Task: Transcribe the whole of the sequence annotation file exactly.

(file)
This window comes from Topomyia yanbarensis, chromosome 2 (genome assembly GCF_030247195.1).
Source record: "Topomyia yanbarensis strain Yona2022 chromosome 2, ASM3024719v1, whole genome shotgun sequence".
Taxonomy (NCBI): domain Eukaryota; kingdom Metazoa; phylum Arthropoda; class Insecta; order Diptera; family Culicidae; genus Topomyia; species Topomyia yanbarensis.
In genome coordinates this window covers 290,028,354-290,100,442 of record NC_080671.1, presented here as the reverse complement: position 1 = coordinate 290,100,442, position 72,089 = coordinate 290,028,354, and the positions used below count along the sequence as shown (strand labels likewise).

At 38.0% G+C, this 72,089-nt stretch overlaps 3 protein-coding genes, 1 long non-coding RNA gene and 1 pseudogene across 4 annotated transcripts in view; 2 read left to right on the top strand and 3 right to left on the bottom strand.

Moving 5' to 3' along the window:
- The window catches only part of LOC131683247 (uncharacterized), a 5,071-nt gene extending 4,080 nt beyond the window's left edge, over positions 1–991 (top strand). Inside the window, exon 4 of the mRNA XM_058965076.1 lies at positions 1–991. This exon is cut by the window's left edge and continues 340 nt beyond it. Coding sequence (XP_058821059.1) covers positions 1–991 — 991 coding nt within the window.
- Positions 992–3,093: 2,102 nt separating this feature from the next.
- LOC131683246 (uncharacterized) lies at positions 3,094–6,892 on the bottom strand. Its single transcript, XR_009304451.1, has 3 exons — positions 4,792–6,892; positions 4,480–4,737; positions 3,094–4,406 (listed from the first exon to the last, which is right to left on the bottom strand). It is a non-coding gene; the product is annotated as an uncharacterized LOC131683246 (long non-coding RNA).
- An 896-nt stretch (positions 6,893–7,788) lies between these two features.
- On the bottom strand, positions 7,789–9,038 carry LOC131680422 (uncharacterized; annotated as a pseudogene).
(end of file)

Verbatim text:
This window comes from Topomyia yanbarensis, chromosome 2 (genome assembly GCF_030247195.1).
Source record: "Topomyia yanbarensis strain Yona2022 chromosome 2, ASM3024719v1, whole genome shotgun sequence".
Taxonomy (NCBI): domain Eukaryota; kingdom Metazoa; phylum Arthropoda; class Insecta; order Diptera; family Culicidae; genus Topomyia; species Topomyia yanbarensis.
In genome coordinates this window covers 290,028,354-290,100,442 of record NC_080671.1, presented here as the reverse complement: position 1 = coordinate 290,100,442, position 72,089 = coordinate 290,028,354, and the positions used below count along the sequence as shown (strand labels likewise).

At 38.0% G+C, this 72,089-nt stretch overlaps 3 protein-coding genes, 1 long non-coding RNA gene and 1 pseudogene across 4 annotated transcripts in view; 2 read left to right on the top strand and 3 right to left on the bottom strand.

Moving 5' to 3' along the window:
- The window catches only part of LOC131683247 (uncharacterized), a 5,071-nt gene extending 4,080 nt beyond the window's left edge, over positions 1–991 (top strand). Inside the window, exon 4 of the mRNA XM_058965076.1 lies at positions 1–991. This exon is cut by the window's left edge and continues 340 nt beyond it. Coding sequence (XP_058821059.1) covers positions 1–991 — 991 coding nt within the window.
- Positions 992–3,093: 2,102 nt separating this feature from the next.
- LOC131683246 (uncharacterized) lies at positions 3,094–6,892 on the bottom strand. Its single transcript, XR_009304451.1, has 3 exons — positions 4,792–6,892; positions 4,480–4,737; positions 3,094–4,406 (listed from the first exon to the last, which is right to left on the bottom strand). It is a non-coding gene; the product is annotated as an uncharacterized LOC131683246 (long non-coding RNA).
- An 896-nt stretch (positions 6,893–7,788) lies between these two features.
- On the bottom strand, positions 7,789–9,038 carry LOC131680422 (uncharacterized; annotated as a pseudogene).